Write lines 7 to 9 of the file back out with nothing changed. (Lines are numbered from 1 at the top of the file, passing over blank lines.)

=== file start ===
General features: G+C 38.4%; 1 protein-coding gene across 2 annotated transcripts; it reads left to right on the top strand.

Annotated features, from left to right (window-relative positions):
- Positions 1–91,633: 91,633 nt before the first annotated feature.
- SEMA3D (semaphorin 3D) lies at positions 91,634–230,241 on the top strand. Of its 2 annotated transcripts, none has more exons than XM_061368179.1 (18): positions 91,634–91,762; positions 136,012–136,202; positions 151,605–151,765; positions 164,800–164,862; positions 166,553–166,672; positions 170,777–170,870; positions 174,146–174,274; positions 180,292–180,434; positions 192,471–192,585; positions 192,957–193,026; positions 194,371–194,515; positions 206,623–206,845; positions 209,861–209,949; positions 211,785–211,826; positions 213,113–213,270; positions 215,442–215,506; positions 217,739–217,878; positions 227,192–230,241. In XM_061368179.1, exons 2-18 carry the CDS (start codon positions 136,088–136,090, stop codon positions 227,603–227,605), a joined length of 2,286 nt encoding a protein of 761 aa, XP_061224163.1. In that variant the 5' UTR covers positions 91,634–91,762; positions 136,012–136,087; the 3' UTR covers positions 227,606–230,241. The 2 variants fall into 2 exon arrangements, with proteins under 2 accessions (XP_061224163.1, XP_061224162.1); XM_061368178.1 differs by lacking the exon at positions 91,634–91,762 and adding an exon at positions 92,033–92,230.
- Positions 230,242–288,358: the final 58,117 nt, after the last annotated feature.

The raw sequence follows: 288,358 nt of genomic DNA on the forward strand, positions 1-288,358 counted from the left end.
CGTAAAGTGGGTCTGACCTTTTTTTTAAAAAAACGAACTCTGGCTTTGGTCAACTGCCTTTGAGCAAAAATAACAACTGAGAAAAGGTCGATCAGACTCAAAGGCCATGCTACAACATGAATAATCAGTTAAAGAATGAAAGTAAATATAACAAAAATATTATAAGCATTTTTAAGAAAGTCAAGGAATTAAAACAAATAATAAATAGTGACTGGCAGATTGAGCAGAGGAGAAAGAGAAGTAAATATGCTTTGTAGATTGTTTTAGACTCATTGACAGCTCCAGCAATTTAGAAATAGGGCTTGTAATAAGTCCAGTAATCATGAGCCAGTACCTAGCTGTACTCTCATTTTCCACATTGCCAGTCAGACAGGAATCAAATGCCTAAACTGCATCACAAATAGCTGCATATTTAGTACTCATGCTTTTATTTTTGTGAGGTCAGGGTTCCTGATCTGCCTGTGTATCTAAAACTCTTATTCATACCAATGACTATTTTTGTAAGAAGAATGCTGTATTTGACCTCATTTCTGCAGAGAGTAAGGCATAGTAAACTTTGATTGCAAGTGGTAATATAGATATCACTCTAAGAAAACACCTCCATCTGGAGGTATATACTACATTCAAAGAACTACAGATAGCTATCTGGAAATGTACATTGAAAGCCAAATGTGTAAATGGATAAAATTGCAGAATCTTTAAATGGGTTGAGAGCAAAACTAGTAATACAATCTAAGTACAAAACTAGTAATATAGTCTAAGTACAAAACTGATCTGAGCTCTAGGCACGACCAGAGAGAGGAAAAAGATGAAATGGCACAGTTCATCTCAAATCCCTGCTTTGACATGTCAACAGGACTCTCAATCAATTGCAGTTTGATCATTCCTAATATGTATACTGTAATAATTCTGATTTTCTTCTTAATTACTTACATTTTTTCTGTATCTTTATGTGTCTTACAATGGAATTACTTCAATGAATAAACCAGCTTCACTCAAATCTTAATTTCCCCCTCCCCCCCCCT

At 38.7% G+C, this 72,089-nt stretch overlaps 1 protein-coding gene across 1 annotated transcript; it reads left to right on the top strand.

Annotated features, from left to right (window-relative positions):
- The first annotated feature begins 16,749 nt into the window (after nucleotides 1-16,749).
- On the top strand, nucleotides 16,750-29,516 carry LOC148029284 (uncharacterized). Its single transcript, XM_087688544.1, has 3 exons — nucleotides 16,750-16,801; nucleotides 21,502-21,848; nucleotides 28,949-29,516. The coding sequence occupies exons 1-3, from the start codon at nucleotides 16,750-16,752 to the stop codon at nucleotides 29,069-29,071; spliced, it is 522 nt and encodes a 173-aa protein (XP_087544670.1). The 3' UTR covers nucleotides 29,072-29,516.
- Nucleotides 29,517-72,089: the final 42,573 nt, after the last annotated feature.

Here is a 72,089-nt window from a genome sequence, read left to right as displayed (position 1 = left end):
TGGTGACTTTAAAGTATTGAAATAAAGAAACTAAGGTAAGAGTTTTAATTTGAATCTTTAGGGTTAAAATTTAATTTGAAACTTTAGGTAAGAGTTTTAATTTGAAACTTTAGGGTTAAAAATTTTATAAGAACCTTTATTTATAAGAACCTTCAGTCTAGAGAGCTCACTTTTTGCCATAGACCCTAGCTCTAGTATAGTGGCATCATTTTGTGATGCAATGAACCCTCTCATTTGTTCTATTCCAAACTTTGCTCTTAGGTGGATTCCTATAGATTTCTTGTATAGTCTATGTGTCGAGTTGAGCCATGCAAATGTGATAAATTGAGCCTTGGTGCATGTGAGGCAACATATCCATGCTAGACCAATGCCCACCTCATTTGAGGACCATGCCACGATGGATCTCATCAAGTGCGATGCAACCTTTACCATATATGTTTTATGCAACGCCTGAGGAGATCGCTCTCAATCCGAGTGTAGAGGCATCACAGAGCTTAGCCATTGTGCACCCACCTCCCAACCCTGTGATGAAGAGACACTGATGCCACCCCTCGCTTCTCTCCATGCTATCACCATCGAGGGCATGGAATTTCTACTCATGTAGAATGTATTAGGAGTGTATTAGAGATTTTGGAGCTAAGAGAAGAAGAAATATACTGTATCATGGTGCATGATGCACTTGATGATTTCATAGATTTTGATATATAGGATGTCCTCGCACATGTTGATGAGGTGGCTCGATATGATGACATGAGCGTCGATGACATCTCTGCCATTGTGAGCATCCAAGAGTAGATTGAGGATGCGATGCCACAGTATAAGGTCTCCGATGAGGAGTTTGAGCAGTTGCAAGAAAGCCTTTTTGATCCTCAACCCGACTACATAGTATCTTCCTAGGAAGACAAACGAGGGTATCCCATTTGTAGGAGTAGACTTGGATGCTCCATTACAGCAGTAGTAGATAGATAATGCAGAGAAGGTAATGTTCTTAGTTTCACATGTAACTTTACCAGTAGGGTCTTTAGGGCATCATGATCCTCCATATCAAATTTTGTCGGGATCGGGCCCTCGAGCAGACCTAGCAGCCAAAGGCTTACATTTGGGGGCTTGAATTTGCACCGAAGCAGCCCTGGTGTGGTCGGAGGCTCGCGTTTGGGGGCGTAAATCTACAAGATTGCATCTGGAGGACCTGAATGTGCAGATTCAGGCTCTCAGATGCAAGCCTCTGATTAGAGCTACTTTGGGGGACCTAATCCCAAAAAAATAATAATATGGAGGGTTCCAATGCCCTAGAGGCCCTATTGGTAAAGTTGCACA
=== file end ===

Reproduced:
CGTAAAGTGGGTCTGACCTTTTTTTTAAAAAAACGAACTCTGGCTTTGGTCAACTGCCTTTGAGCAAAAATAACAACTGAGAAAAGGTCGATCAGACTCAAAGGCCATGCTACAACATGAATAATCAGTTAAAGAATGAAAGTAAATATAACAAAAATATTATAAGCATTTTTAAGAAAGTCAAGGAATTAAAACAAATAATAAATAGTGACTGGCAGATTGAGCAGAGGAGAAAGAGAAGTAAATATGCTTTGTAGATTGTTTTAGACTCATTGACAGCTCCAGCAATTTAGAAATAGGGCTTGTAATAAGTCCAGTAATCATGAGCCAGTACCTAGCTGTACTCTCATTTTCCACATTGCCAGTCAGACAGGAATCAAATGCCTAAACTGCATCACAAATAGCTGCATATTTAGTACTCATGCTTTTATTTTTGTGAGGTCAGGGTTCCTGATCTGCCTGTGTATCTAAAACTCTTATTCATACCAATGACTATTTTTGTAAGAAGAATGCTGTATTTGACCTCATTTCTGCAGAGAGTAAGGCATAGTAAACTTTGATTGCAAGTGGTAATATAGATATCACTCTAAGAAAACACCTCCATCTGGAGGTATATACTACATTCAAAGAACTACAGATAGCTATCTGGAAATGTACATTGAAAGCCAAATGTGTAAATGGATAAAATTGCAGAATCTTTAAATGGGTTGAGAGCAAAACTAGTAATACAATCTAAGTACAAAACTAGTAATATAGTCTAAGTACAAAACTGATCTGAGCTCTAGGCACGACCAGAGAGAGGAAAAAGATGAAATGGCACAGTTCATCTCAAATCCCTGCTTTGACATGTCAACAGGACTCTCAATCAATTGCAGTTTGATCATTCCTAATATGTATACTGTAATAATTCTGATTTTCTTCTTAATTACTTACATTTTTTCTGTATCTTTATGTGTCTTACAATGGAATTACTTCAATGAATAAACCAGCTTCACTCAAATCTTAATTTCCCCCTCCCCCCCCCT

At 38.7% G+C, this 72,089-nt stretch overlaps 1 protein-coding gene across 1 annotated transcript; it reads left to right on the top strand.

Annotated features, from left to right (window-relative positions):